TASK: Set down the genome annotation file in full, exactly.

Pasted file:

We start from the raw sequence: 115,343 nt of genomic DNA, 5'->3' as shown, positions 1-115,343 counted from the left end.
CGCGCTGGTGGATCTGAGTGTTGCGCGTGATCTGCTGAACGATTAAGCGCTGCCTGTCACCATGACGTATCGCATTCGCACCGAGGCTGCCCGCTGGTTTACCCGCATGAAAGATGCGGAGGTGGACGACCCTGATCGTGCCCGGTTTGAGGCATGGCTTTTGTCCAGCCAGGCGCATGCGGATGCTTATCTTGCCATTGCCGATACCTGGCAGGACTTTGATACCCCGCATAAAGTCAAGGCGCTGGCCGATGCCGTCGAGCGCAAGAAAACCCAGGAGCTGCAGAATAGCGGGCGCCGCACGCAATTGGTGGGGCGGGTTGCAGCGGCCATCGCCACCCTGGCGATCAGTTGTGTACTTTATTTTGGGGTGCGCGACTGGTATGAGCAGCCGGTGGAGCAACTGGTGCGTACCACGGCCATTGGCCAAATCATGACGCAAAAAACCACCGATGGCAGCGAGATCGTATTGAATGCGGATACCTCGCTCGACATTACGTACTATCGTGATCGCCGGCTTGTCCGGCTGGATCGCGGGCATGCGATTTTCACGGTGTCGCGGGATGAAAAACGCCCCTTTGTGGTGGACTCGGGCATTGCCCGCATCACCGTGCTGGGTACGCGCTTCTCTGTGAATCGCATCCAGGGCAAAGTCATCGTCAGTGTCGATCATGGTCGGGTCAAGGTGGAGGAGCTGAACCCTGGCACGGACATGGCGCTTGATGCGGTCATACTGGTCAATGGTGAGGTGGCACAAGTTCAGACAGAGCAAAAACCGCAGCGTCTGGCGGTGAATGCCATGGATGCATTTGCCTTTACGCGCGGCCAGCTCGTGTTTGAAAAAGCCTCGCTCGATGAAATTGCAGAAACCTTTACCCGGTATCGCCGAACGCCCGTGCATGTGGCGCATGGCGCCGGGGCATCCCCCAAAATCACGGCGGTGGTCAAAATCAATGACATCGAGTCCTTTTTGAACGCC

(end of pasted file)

We start from the raw sequence: 115,343 nt of genomic DNA, 5'->3' as shown, positions 1-115,343 counted from the left end.
CGCGCTGGTGGATCTGAGTGTTGCGCGTGATCTGCTGAACGATTAAGCGCTGCCTGTCACCATGACGTATCGCATTCGCACCGAGGCTGCCCGCTGGTTTACCCGCATGAAAGATGCGGAGGTGGACGACCCTGATCGTGCCCGGTTTGAGGCATGGCTTTTGTCCAGCCAGGCGCATGCGGATGCTTATCTTGCCATTGCCGATACCTGGCAGGACTTTGATACCCCGCATAAAGTCAAGGCGCTGGCCGATGCCGTCGAGCGCAAGAAAACCCAGGAGCTGCAGAATAGCGGGCGCCGCACGCAATTGGTGGGGCGGGTTGCAGCGGCCATCGCCACCCTGGCGATCAGTTGTGTACTTTATTTTGGGGTGCGCGACTGGTATGAGCAGCCGGTGGAGCAACTGGTGCGTACCACGGCCATTGGCCAAATCATGACGCAAAAAACCACCGATGGCAGCGAGATCGTATTGAATGCGGATACCTCGCTCGACATTACGTACTATCGTGATCGCCGGCTTGTCCGGCTGGATCGCGGGCATGCGATTTTCACGGTGTCGCGGGATGAAAAACGCCCCTTTGTGGTGGACTCGGGCATTGCCCGCATCACCGTGCTGGGTACGCGCTTCTCTGTGAATCGCATCCAGGGCAAAGTCATCGTCAGTGTCGATCATGGTCGGGTCAAGGTGGAGGAGCTGAACCCTGGCACGGACATGGCGCTTGATGCGGTCATACTGGTCAATGGTGAGGTGGCACAAGTTCAGACAGAGCAAAAACCGCAGCGTCTGGCGGTGAATGCCATGGATGCATTTGCCTTTACGCGCGGCCAGCTCGTGTTTGAAAAAGCCTCGCTCGATGAAATTGCAGAAACCTTTACCCGGTATCGCCGAACGCCCGTGCATGTGGCGCATGGCGCCGGGGCATCCCCCAAAATCACGGCGGTGGTCAAAATCAATGACATCGAGTCCTTTTTGAACGCC